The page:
Caring dog owners whose furry friends suffer from pain caused by arthritis or other diseases of chronic inflammation ask what they can do to relieve pain for their pets.  Although not technically approved for veterinary use, Aspirin is typically used with dogs for short term pain relief, such as after surgery or a major injury.


Long-term use of most NSAIDs made for humans (like Tylenol, Aspirin, and Advil) comes with side effects and is not recommended by veterinarians.  These drugs can irritate the stomach and intestinal lining causing ulcers and inflammation. An overdose can cause renal (kidney) failure.  Sadly, Aspirin is the most common poison for dogs.  Puppies and cats, who metabolize salicylate much slower than mature dogs, have almost no tolerance for Aspirin, Advil or Tylenol and should NEVER be given these.  Salicylate is the active ingredient in these medications and, if overdosed, can cause gastrointestinal distress, abdominal pain, nausea, vomiting, black stools, and lethargy.  In severe cases, stomach or bowel perforation can result in bacterial infections in the abdomen.


Getting the dose right is essential preventing serious harm to your pet – and because Aspirin and Advil have never been approved for veterinary use, studies have not been performed to establish proper dosages.  Overdosing can be lethal.  Just two regular strength Aspirin can cause severe organ damage in medium size (30 pounds) dogs. Some veterinarians and animal experts have posted dosage guidelines, typically 5-10mg per pound of your dog’s weight, given every 12 hours.   Dogs have trouble digesting coated aspirin, so give your dog aspirin with food if you want to help protect against stomach and intestinal irritation.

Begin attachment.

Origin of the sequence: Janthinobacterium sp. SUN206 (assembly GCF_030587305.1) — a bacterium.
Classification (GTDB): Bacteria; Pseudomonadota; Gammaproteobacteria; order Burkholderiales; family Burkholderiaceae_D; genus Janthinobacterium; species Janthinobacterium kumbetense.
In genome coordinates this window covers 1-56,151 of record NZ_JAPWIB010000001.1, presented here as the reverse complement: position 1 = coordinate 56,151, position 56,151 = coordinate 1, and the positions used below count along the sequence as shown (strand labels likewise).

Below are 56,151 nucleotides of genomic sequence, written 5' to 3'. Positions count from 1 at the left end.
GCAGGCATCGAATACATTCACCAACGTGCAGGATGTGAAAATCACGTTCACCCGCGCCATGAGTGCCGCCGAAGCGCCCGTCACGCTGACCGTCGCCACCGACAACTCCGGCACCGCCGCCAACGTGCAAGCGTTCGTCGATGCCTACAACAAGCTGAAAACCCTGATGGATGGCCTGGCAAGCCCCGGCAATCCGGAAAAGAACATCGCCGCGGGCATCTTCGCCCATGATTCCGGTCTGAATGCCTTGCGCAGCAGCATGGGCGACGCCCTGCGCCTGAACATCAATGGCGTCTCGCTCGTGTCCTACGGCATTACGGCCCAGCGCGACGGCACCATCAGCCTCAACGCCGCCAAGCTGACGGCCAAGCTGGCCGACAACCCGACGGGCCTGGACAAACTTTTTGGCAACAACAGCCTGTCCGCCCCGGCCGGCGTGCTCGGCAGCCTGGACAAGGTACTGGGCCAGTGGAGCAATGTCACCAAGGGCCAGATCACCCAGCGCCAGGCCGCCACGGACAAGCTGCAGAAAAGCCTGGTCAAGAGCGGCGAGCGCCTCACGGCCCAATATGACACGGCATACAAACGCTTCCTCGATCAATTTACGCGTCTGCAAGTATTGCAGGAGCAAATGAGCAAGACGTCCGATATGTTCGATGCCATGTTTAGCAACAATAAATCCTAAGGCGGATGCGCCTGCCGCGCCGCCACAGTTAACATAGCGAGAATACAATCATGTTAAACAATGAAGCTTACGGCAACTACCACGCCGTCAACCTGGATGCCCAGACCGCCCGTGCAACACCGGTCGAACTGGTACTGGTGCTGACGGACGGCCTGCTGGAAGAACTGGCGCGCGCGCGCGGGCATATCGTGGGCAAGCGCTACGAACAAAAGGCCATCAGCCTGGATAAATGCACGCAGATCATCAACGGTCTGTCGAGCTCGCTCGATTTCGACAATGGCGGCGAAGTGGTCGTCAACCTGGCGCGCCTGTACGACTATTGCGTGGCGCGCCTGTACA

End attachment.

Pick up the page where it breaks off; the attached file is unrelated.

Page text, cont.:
For short-term injuries, and for palliative care no longer than a week, this might be the best way to go. If you do choose to use Aspirin for your dog, start small and up the dosage if it doesn’t seem to be working.  A standard aspirin is 320 mg, and baby aspirin is typically 80 mg.  That would mean your Chihuahua should only get half a baby aspirin or 1/8 of adult aspirin.  A Rottweiler, or another 60-pound dog, could get a full aspirin. However, Advil and Aspirin should not be used if your dog has arthritis or osteoarthritis since these have been shown to damage joint cartilage.


There are some NSAIDs (Non-Steroidal Anti-Inflammatory Drugs) approved for veterinary use. However, if your pet will be on them for more than a short time, your vet will probably want to have the appropriate blood and urine testing is done to ensure kidney and liver health.


Targeted Pulsed Electromagnetic Field technology is a safe and drug-free option for long- and short-term pain control for your pet. tPEMF has been clinically demonstrated to dramatically reduce pain and swelling for dogs suffering from osteoarthritis and other inflammatory diseases.  In humans with osteoarthritis, PEMF therapy was shown to reduce pain to less than a third of what it was if left untreated.


PEMF therapy not only reduces pain and inflammation but may improve cartilage health and slow the progress of tissue degeneration.


With two 15 minute treatments a day with the Assisi Loop, dogs owners may find reduction or complete cessation of pain in their dogs, without any medication.  This applies to osteoarthritis, post-operative pain, degenerative joint and cartilage diseases and wound healing.  There are no side effects when using PEMF technologies and no drug interactions.